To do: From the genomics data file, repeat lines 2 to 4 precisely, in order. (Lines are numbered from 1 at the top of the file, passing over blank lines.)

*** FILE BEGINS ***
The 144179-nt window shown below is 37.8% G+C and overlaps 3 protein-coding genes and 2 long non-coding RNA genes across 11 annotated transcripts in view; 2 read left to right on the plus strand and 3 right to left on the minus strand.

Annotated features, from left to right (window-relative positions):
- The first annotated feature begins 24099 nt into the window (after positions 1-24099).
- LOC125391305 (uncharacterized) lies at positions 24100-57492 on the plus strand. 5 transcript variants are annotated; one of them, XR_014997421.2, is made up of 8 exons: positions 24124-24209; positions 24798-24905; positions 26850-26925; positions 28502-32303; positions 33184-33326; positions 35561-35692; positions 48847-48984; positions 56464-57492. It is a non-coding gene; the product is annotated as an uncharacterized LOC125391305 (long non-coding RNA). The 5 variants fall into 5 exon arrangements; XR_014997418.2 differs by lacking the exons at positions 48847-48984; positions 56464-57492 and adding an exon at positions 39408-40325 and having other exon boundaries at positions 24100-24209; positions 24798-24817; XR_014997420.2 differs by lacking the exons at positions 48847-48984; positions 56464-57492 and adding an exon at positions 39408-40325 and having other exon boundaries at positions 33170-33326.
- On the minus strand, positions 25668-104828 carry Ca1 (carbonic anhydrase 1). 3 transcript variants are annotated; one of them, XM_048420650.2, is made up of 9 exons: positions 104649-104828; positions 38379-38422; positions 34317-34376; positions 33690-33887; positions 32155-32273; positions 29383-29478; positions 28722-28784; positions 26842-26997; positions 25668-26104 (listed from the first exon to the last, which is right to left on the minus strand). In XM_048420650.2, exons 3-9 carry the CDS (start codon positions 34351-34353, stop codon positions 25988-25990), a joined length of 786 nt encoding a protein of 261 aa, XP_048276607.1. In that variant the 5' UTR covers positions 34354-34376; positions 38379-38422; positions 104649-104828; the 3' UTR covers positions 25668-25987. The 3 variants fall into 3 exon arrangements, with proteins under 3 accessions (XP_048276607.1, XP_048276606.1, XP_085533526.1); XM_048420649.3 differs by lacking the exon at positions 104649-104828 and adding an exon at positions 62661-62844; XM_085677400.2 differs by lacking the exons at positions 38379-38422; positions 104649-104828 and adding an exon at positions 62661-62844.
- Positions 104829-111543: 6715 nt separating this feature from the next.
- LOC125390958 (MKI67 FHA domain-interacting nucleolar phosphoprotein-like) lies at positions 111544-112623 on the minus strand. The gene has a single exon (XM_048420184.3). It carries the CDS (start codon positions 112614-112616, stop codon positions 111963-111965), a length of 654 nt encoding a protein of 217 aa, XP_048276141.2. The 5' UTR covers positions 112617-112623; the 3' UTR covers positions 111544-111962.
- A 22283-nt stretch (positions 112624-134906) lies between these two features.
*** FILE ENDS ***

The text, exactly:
Annotated features, from left to right (window-relative positions):
- The first annotated feature begins 24099 nt into the window (after positions 1-24099).
- LOC125391305 (uncharacterized) lies at positions 24100-57492 on the plus strand. 5 transcript variants are annotated; one of them, XR_014997421.2, is made up of 8 exons: positions 24124-24209; positions 24798-24905; positions 26850-26925; positions 28502-32303; positions 33184-33326; positions 35561-35692; positions 48847-48984; positions 56464-57492. It is a non-coding gene; the product is annotated as an uncharacterized LOC125391305 (long non-coding RNA). The 5 variants fall into 5 exon arrangements; XR_014997418.2 differs by lacking the exons at positions 48847-48984; positions 56464-57492 and adding an exon at positions 39408-40325 and having other exon boundaries at positions 24100-24209; positions 24798-24817; XR_014997420.2 differs by lacking the exons at positions 48847-48984; positions 56464-57492 and adding an exon at positions 39408-40325 and having other exon boundaries at positions 33170-33326.